I was very disappointed to see your recent criticism of KERA-TV (“Ever Avant-Garde: Channel 13 Hops on Disco Bandwagon,” Inside Dallas, February). As you know (or apparently not), public television makes every effort to offer something for everyone in the community. This includes not only those of us who appreciate the arts, drama, and documentaries, but those patrons of the Greenville Avenue clubs and discos.
Considering the wonderful programs we simply would not have available to us if it weren’t for KERA, and the relatively small population from which to draw support, I think your criticism was extraordinarily petty. A little support would be a much nicer reflection on your magazine. KERA might say of D Magazine, “It’s not the New Yorker, but it’s all we’ve got.”
As an employee and supporter of KERA, I was disappointed in your “Thumbs Down” attack on Channel 13’s programming of “Dancing Disco.” I, too, dislike disco and consequently, the program. But I also realize that Channel 13 programs for all kinds of people with all kinds of taste – even disco lovers.
The point is, it seems unjust to reprimand Channel 13 for doing what the commercial stations don’t: trying to make television that pleases the few along with the many. And if you turn on your set during the wee hours of Sunday morning, you’ll find that Channel 13 doesn’t sign-off on Saturdays, but broadcasts all night long.
KERA Production Crew
Just Keep Moving
On Thursday evening, December 27, 1979, my husband, my two-year-old son, and I drove through Highland Park to look at Christmas light displays. While stopped on busy Armstrong Parkway in a proper parking place, we were approached by two Highland Park policemen (one from a back-up unit) who courteously but firmly demanded identification, explaining to us that there had been burglaries in the area. We were obviously suspicious characters since we were driving our orange 1973 VW campmobile and my husband, a typical engineer, had foolishly worn tennis shoes and casual slacks for our outing. Since I am a lawyer, I was dressed conservatively in a dress and trenchcoat.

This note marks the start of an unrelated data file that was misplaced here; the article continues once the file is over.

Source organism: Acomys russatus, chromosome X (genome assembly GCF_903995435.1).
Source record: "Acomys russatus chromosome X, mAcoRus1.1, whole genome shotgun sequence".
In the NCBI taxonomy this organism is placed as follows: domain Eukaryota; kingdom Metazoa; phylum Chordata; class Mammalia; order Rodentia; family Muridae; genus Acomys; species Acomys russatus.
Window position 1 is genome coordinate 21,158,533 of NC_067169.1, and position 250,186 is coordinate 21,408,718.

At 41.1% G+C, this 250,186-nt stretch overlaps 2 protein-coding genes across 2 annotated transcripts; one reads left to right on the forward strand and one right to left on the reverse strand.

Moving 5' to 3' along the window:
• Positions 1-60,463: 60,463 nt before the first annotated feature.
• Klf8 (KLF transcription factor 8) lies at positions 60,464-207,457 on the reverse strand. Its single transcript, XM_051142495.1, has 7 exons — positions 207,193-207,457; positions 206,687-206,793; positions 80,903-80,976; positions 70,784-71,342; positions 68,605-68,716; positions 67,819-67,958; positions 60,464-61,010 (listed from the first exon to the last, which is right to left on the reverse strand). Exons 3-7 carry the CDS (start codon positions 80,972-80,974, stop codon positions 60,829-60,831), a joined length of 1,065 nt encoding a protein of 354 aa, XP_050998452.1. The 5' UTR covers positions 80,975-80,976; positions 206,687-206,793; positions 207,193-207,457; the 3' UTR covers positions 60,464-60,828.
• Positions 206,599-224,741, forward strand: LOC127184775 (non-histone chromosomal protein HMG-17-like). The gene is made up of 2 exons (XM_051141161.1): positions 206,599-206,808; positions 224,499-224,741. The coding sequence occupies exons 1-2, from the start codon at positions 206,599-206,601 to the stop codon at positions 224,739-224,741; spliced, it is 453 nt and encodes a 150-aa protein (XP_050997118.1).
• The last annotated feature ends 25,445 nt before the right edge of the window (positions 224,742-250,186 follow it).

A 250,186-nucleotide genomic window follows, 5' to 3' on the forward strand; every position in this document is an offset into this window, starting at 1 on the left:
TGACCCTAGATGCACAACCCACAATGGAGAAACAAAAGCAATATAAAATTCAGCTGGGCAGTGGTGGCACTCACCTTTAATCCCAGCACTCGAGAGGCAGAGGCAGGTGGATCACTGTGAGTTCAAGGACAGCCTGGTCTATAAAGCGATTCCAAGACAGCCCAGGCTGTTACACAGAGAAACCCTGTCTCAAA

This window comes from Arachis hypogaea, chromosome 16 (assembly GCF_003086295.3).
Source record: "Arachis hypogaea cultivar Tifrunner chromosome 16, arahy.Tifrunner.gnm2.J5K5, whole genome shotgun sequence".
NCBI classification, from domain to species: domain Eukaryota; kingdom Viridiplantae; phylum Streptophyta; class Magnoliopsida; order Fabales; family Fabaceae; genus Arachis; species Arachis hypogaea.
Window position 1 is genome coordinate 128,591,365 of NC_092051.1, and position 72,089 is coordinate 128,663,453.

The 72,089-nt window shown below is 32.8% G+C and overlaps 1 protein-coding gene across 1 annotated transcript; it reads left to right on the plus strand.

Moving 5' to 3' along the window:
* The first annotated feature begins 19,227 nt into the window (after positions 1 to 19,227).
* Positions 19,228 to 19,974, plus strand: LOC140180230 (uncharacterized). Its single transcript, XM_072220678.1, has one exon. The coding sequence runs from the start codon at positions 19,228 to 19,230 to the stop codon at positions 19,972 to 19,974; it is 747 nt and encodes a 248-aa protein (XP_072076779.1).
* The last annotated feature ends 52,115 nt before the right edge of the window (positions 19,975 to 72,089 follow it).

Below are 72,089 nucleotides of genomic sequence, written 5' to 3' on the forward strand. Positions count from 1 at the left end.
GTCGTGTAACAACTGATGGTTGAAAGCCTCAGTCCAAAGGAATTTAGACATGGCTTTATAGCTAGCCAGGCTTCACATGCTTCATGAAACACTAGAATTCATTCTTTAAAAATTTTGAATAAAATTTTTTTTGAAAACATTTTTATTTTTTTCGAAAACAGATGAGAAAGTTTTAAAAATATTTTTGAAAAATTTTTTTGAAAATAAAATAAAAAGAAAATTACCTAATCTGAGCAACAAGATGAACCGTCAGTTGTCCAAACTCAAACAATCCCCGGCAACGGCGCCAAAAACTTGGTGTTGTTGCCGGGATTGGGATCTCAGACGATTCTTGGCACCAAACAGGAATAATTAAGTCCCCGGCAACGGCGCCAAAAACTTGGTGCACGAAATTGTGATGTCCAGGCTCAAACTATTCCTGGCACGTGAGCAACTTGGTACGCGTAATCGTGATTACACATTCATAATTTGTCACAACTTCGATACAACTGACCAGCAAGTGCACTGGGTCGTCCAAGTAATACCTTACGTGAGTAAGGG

Because other non-Highland Park residents may decide next year to drive through that village to view the lights, I would like to outline for them the correct procedures to follow: 1) Borrow or rent a Cadillac or Mercedes and avoid vans and pick-ups at all costs. 2) Dress properly – three-piece suits for men, evening wear for women. 3) Never slow down or stop. Good luck.
Maridel Fresh water
Best and Worst
It so happens that I really enjoy marrow on toast and I am dismayed by its being labeled the worst appetizer to be found in Dallas.
There is one consolation: If God had meant for your reporter to use his brain, he wouldn’t have put bone around it …
Henricus J. Vandeveerdonk
The Parthian Shot
I was profoundly absorbed and intrigued by Dick Hitt’s “City Lights” column in your February issue, with his in-depth study of the Oklahoma and Texas plans for death by injection. I am struck by the elaborateness of the procedures involved in ridding our society of its unwanteds. There is one point (excuse the pun!) which has titillated my curiosity to an almost unbearable degree. We were not told whether the State, in its inordinate paternalism towards the about-to-depart has seen fit to make the ultimate protection. Is the skin of the prisoner thoroughly cleansed and sterilized prior to injection to avoid infection?
Jane L. Miller